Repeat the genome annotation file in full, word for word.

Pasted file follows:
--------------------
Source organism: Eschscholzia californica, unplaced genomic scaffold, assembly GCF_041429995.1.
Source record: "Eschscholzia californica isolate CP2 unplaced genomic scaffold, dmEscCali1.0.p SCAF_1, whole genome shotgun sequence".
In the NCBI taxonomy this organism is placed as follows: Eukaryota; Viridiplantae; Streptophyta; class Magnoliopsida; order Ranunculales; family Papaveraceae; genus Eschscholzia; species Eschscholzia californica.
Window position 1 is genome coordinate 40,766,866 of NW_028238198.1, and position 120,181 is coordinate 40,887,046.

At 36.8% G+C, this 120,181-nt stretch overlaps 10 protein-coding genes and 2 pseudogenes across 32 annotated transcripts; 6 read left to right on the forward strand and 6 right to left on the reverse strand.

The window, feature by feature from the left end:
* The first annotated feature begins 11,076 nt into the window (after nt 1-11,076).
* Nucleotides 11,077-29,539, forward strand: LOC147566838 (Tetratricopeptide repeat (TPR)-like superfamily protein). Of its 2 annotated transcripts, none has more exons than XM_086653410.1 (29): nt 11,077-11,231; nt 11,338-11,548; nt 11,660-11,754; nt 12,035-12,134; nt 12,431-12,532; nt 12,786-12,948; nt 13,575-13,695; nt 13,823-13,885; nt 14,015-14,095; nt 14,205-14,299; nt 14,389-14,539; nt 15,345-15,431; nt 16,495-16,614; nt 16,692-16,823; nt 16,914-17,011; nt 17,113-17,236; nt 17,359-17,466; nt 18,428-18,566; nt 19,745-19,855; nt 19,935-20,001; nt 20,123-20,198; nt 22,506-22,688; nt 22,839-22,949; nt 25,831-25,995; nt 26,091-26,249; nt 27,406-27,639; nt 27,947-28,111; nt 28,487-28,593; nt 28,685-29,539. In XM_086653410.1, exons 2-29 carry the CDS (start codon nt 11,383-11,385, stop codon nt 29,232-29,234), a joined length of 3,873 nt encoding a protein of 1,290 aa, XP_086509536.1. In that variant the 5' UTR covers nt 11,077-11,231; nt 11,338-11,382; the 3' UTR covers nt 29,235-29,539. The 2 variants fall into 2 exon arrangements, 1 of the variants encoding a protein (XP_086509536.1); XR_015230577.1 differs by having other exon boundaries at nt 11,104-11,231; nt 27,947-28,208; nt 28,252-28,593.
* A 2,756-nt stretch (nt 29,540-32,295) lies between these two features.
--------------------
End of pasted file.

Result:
Source organism: Eschscholzia californica, unplaced genomic scaffold, assembly GCF_041429995.1.
Source record: "Eschscholzia californica isolate CP2 unplaced genomic scaffold, dmEscCali1.0.p SCAF_1, whole genome shotgun sequence".
In the NCBI taxonomy this organism is placed as follows: Eukaryota; Viridiplantae; Streptophyta; class Magnoliopsida; order Ranunculales; family Papaveraceae; genus Eschscholzia; species Eschscholzia californica.
Window position 1 is genome coordinate 40,766,866 of NW_028238198.1, and position 120,181 is coordinate 40,887,046.

At 36.8% G+C, this 120,181-nt stretch overlaps 10 protein-coding genes and 2 pseudogenes across 32 annotated transcripts; 6 read left to right on the forward strand and 6 right to left on the reverse strand.

The window, feature by feature from the left end:
* The first annotated feature begins 11,076 nt into the window (after nt 1-11,076).
* Nucleotides 11,077-29,539, forward strand: LOC147566838 (Tetratricopeptide repeat (TPR)-like superfamily protein). Of its 2 annotated transcripts, none has more exons than XM_086653410.1 (29): nt 11,077-11,231; nt 11,338-11,548; nt 11,660-11,754; nt 12,035-12,134; nt 12,431-12,532; nt 12,786-12,948; nt 13,575-13,695; nt 13,823-13,885; nt 14,015-14,095; nt 14,205-14,299; nt 14,389-14,539; nt 15,345-15,431; nt 16,495-16,614; nt 16,692-16,823; nt 16,914-17,011; nt 17,113-17,236; nt 17,359-17,466; nt 18,428-18,566; nt 19,745-19,855; nt 19,935-20,001; nt 20,123-20,198; nt 22,506-22,688; nt 22,839-22,949; nt 25,831-25,995; nt 26,091-26,249; nt 27,406-27,639; nt 27,947-28,111; nt 28,487-28,593; nt 28,685-29,539. In XM_086653410.1, exons 2-29 carry the CDS (start codon nt 11,383-11,385, stop codon nt 29,232-29,234), a joined length of 3,873 nt encoding a protein of 1,290 aa, XP_086509536.1. In that variant the 5' UTR covers nt 11,077-11,231; nt 11,338-11,382; the 3' UTR covers nt 29,235-29,539. The 2 variants fall into 2 exon arrangements, 1 of the variants encoding a protein (XP_086509536.1); XR_015230577.1 differs by having other exon boundaries at nt 11,104-11,231; nt 27,947-28,208; nt 28,252-28,593.
* A 2,756-nt stretch (nt 29,540-32,295) lies between these two features.